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Bright Lights, Big City Paperback – 5 Feb 2007

4.1 out of 5 stars 27 customer reviews

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Product details

  • Paperback: 192 pages
  • Publisher: Bloomsbury Publishing PLC; New edition edition (5 Feb. 2007)
  • Language: English
  • ISBN-10: 0747589208
  • ISBN-13: 978-0747589204
  • Product Dimensions: 12.9 x 1.3 x 19.8 cm
  • Average Customer Review: 4.1 out of 5 stars  See all reviews (27 customer reviews)
  • Amazon Bestsellers Rank: 13,473 in Books (See Top 100 in Books)

Product Description

Review

`A rambunctious, deadly funny novel that goes for the right mark -
the human heart' -- Raymond Carver

`McInerney earns his place in literary history with Bright Lights,
Big City, the comic morality tale' -- Guardian

`Probably the best book ever written about being young, about
doing drugs and about music' -- Tony Parsons, Daily Express

`The seminal novel of the 1980s'
-- New York Times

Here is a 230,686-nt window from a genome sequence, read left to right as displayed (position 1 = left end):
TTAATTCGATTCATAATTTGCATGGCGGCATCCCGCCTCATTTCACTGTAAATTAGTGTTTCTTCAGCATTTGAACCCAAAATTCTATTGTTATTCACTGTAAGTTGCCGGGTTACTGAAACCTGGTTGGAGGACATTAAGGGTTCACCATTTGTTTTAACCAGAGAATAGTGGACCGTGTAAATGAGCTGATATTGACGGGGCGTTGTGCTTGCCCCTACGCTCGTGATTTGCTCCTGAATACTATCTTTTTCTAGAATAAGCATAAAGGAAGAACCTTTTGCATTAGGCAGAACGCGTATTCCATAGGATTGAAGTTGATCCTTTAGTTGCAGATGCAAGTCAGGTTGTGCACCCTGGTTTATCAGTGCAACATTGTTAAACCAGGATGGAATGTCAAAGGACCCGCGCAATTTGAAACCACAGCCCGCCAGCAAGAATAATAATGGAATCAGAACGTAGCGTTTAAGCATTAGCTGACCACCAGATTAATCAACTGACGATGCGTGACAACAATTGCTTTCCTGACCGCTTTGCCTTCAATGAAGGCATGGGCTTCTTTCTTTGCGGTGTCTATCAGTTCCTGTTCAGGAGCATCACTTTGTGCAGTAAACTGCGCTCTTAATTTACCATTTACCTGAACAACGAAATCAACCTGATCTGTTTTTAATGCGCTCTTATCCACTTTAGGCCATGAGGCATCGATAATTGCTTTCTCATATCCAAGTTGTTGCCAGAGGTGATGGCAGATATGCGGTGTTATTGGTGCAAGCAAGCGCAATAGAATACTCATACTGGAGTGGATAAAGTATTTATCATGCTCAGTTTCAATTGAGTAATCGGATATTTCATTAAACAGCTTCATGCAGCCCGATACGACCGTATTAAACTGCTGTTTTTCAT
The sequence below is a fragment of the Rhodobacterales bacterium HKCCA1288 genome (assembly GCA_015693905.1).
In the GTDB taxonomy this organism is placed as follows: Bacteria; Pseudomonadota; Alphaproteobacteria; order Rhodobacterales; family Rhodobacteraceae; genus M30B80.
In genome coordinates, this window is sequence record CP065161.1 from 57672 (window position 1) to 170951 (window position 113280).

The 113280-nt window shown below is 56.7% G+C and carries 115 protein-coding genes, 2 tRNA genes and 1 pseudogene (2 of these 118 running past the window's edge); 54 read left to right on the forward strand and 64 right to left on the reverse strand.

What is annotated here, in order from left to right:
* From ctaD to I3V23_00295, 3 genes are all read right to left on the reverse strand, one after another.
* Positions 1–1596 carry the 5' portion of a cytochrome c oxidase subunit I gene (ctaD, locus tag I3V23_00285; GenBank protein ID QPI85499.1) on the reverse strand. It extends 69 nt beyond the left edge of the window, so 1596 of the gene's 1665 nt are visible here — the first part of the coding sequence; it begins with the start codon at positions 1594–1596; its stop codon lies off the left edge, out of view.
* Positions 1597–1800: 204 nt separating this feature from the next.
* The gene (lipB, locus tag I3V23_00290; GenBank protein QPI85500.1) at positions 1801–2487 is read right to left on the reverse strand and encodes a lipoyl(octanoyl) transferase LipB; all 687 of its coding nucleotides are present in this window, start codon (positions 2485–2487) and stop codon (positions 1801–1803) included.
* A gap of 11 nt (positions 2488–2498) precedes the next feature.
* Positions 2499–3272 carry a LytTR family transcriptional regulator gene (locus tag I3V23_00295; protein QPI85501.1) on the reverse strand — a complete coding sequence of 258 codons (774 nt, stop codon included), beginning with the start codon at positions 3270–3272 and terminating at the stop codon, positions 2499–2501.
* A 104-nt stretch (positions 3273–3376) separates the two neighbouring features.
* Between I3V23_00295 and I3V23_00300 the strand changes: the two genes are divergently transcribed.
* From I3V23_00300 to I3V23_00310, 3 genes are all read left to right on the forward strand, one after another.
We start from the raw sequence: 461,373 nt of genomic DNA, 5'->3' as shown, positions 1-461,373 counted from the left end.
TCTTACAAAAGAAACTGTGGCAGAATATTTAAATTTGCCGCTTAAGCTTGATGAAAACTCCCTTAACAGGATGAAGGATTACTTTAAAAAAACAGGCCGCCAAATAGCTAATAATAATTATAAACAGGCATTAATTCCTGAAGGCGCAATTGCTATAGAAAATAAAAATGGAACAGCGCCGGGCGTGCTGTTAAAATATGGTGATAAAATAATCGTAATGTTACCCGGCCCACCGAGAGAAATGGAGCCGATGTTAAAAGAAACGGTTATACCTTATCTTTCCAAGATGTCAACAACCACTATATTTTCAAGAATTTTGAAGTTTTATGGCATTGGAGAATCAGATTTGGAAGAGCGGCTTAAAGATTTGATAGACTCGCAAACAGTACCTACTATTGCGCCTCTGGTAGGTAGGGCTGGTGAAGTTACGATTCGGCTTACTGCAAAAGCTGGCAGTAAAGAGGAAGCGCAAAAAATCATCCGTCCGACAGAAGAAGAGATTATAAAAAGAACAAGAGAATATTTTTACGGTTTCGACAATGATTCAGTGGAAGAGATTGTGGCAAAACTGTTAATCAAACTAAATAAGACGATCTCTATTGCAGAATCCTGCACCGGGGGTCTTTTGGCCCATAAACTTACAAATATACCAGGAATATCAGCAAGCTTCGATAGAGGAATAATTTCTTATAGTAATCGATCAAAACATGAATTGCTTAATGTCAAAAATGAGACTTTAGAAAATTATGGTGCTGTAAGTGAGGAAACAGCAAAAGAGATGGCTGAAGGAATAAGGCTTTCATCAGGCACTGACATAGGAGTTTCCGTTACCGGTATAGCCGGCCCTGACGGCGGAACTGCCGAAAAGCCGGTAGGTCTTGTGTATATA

From the Publisher

Hailed as one of the classic New York novels of the 80s,
alongside Less Than Zero by Bret Easton Ellis, Slaves of New York by Tama
Janowitz and The Bonfire of the Vanities by Tom Wolff

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Customer Reviews

Top Customer Reviews

By EA Solinas HALL OF FAMETOP 500 REVIEWER on 19 July 2005
Format: Hardcover
"Here you go again. All messed up and no place to go."

That line sets the tone for "Bright Lights, Big City." Jay McInerney's bestselling debut stands above other urban-angst novels of the time, which tended to go with shock value. Instead, McInerney experimented with second-person narratives and a vision of a fragmented, coke-dusted New York.